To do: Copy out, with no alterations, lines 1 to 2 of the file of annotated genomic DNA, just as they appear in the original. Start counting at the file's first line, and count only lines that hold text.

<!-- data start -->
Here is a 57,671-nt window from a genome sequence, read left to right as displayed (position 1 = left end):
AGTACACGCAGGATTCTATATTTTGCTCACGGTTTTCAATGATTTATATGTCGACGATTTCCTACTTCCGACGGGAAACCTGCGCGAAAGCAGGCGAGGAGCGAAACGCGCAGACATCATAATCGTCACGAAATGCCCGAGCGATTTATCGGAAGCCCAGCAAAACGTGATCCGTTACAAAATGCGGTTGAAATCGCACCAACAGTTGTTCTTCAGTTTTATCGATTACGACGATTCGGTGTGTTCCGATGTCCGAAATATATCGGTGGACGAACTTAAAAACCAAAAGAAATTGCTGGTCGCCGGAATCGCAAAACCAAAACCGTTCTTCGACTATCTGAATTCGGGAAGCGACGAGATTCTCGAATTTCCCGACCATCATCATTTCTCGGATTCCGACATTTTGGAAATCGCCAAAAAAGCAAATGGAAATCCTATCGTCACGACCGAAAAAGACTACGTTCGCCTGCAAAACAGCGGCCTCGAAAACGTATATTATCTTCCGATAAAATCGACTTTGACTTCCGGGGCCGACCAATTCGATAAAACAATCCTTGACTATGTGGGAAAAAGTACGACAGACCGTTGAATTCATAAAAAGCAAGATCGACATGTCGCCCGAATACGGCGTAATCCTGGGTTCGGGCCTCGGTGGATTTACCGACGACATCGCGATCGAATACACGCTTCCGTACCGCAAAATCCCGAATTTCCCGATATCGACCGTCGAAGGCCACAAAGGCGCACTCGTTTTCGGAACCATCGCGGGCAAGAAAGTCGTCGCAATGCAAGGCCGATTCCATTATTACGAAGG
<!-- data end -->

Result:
Here is a 57,671-nt window from a genome sequence, read left to right as displayed (position 1 = left end):
AGTACACGCAGGATTCTATATTTTGCTCACGGTTTTCAATGATTTATATGTCGACGATTTCCTACTTCCGACGGGAAACCTGCGCGAAAGCAGGCGAGGAGCGAAACGCGCAGACATCATAATCGTCACGAAATGCCCGAGCGATTTATCGGAAGCCCAGCAAAACGTGATCCGTTACAAAATGCGGTTGAAATCGCACCAACAGTTGTTCTTCAGTTTTATCGATTACGACGATTCGGTGTGTTCCGATGTCCGAAATATATCGGTGGACGAACTTAAAAACCAAAAGAAATTGCTGGTCGCCGGAATCGCAAAACCAAAACCGTTCTTCGACTATCTGAATTCGGGAAGCGACGAGATTCTCGAATTTCCCGACCATCATCATTTCTCGGATTCCGACATTTTGGAAATCGCCAAAAAAGCAAATGGAAATCCTATCGTCACGACCGAAAAAGACTACGTTCGCCTGCAAAACAGCGGCCTCGAAAACGTATATTATCTTCCGATAAAATCGACTTTGACTTCCGGGGCCGACCAATTCGATAAAACAATCCTTGACTATGTGGGAAAAAGTACGACAGACCGTTGAATTCATAAAAAGCAAGATCGACATGTCGCCCGAATACGGCGTAATCCTGGGTTCGGGCCTCGGTGGATTTACCGACGACATCGCGATCGAATACACGCTTCCGTACCGCAAAATCCCGAATTTCCCGATATCGACCGTCGAAGGCCACAAAGGCGCACTCGTTTTCGGAACCATCGCGGGCAAGAAAGTCGTCGCAATGCAAGGCCGATTCCATTATTACGAAGG